Back-to-School: Could Your Remote Learner Be Cyber Cheating?

Back-to-School: Could Your Remote Learner Be Cyber Cheating?

As families across the country ramp up for the new school year, most are considering one of three basic learning options. Kids can attend traditional, in-class learning, they can attend their classes online from home, or they can choose a hybrid of the two. There are also learning pods, or small community groups, springing up as we recently discussed.

Whatever learning scenario your family chooses, each will likely have its own unique challenges. One challenge that seems to be heating up online chats lately is cyber cheating. And it’s not just teachers, administrators, and parents concerned about the potential fallout, kids aren’t thrilled either.

Macy, who is going into her sophomore year of high school will be returning to the classroom. “I’m going to be in class every day taking notes and then studying at night. On exam day, I’ll take the exam and if it’s a tough subject like Statistics, I will be lucky to get a C. My friend Lindley, whose parents let her learn do school online can take the same exam, figure out a way to cheat, and probably get an A. How is that fair?”

The topic is inspiring a number of potential solutions.

Some schools have included cyber cheating as part of their Back-to-School Guidelines for teachers. Others are leaving testing and monitoring up to individual teachers while some districts with bigger budgets are hiring digital proctors or relying on robots, video feeds, and webcams to curb cyber cheating.

At the college level, the effort to reduce cyber cheating is getting sophisticated. T staff at Georgia Tech recently programmed an online bot named Jack to infiltrate popular online cheating sites and pose as a student willing to write papers and do homework for a fee. It’s working.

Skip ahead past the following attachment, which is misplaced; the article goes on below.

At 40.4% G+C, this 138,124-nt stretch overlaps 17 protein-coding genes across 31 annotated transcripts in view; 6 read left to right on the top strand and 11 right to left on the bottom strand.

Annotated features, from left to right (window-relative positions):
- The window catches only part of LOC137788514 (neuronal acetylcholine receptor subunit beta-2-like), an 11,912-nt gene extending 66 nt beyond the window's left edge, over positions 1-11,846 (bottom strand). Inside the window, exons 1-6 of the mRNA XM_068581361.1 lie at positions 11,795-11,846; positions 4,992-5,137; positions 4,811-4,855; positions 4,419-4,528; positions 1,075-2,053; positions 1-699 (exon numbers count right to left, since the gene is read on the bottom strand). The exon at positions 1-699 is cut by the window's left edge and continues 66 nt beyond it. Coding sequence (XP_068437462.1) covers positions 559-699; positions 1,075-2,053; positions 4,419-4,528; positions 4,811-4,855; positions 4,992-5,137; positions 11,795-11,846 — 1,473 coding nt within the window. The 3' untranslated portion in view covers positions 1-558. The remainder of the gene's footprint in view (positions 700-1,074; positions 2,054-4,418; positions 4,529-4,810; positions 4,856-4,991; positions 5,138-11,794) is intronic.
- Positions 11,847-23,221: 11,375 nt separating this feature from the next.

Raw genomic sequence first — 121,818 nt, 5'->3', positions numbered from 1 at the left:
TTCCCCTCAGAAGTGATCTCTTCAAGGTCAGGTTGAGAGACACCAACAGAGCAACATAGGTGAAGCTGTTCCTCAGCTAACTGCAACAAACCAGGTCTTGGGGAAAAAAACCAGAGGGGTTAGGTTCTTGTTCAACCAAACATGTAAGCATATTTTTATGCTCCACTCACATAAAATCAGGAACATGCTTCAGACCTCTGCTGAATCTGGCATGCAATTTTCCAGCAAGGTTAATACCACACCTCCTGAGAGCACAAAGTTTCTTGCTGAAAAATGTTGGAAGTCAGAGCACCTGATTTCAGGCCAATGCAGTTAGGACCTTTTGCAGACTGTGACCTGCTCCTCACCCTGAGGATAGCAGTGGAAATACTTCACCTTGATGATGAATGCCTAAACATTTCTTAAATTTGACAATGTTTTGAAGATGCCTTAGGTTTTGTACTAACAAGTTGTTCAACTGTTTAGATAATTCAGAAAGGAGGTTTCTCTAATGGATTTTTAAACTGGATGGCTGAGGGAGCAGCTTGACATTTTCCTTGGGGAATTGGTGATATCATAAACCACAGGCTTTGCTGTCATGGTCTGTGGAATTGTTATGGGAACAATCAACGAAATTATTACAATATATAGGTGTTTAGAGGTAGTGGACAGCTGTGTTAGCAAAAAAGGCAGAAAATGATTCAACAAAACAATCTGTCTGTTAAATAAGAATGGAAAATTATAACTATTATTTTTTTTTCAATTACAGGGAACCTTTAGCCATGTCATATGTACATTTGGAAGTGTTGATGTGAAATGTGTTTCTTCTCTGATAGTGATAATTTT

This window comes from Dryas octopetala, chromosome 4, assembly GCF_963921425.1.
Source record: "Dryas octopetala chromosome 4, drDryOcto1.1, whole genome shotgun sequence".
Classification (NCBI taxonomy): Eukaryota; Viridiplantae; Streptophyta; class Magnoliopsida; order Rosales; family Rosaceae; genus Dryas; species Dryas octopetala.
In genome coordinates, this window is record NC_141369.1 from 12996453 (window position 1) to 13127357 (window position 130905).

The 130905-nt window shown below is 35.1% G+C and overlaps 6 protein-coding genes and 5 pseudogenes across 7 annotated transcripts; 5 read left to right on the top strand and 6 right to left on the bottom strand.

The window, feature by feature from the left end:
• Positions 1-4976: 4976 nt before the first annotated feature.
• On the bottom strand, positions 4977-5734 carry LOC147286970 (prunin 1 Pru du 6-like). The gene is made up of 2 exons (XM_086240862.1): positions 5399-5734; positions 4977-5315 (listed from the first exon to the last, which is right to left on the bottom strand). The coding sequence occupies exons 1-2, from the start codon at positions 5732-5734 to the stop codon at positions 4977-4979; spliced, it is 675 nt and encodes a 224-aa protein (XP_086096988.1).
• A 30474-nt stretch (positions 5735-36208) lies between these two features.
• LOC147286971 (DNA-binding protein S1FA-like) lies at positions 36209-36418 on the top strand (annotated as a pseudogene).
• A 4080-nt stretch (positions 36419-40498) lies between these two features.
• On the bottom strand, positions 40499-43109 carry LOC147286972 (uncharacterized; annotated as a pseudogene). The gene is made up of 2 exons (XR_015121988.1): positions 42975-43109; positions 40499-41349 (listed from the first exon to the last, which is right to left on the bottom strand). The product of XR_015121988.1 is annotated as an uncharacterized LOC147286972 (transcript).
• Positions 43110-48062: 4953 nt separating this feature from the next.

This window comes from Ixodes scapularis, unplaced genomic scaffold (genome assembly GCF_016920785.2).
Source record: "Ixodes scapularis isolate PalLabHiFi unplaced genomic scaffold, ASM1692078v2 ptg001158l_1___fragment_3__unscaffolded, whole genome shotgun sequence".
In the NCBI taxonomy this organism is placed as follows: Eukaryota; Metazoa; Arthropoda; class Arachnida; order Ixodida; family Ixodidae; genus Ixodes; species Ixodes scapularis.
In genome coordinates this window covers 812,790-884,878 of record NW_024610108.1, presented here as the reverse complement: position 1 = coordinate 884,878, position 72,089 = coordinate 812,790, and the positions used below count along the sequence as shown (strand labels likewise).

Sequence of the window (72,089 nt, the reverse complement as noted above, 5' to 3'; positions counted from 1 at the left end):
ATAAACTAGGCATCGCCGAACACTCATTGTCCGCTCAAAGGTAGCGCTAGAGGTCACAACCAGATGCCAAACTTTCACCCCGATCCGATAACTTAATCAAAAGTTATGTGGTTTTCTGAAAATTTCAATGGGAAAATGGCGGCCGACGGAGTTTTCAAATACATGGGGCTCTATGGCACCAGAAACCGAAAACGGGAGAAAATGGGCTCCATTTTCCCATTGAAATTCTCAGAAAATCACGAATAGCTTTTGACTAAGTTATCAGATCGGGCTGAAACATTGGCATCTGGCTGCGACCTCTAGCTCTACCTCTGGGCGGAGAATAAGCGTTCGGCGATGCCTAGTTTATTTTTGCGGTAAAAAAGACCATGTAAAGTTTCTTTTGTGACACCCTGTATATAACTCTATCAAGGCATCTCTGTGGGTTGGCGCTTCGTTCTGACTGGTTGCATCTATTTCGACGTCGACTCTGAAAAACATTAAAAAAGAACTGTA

While exactly how to even out testing requirements for all students — in-class or at home — is a work in progress, there are some practical ways to set your kids up for success this school year wherever they choose to learn.

Ways to Curb Cyber Cheating

Discuss expectations. Does your child understand exactly what cheating is? Sometimes the lines between the real world and the digital world can blur and create grey areas that are tough for kids to navigate. Depending on the age of your child, be sure to define cheating and establish the expectation of integrity and honesty whether in a classroom or at home. Discuss the goal of comprehension and understanding versus googling answers.

Don’t do your child’s work. Parents want to help struggling kids but can often go overboard. When we do our child’s work, it’s easy to forget — we’re actually cheating!

Review the hot topics. Discuss the big topics around cheating such as plagiarism, googling answers, cheat sites, downloading past tests, crib sheets, sharing school work between friends, doing work for others, copyright violations, giving proper attribution.

Keep in touch with teachers. With school guidelines constantly changing, it’s important to keep in close contact with teachers. Ask about test monitoring and expectations for remote students.

Be present. It’s natural to hover over younger kids but we can get lax with our teens. Be present and monitor their workload. Let your remote high schooler know that his or her learning is a priority.

Monitor workload. As academic pressure mounts, so too can the temptation to cut corners or cheat. Talk through the rough spots, get your child a tutor if needed, and step in to help prepare for tests (just don’t do the work).

Rely on software for help. If you suspect our child may be cheating, or that it may be a temptation, use parental monitoring software. Monitoring software can show you a log of sites accessed on any given day and allow you to block other sites.

Equip Yourself. Follow the advice of a Pennsylvania superintendent who says his teachers will be reading Generation Z Unfiltered, a book by Tim Elmore, to help them easily identify signs of cheating.

No matter where your child settles in to learn this year, it will take a family-sized effort to navigate these new academic halls. Stick together, keep talking, give extra grace for mistakes along the way, and work together to make this the best school year ever. You’ve got this, parents!

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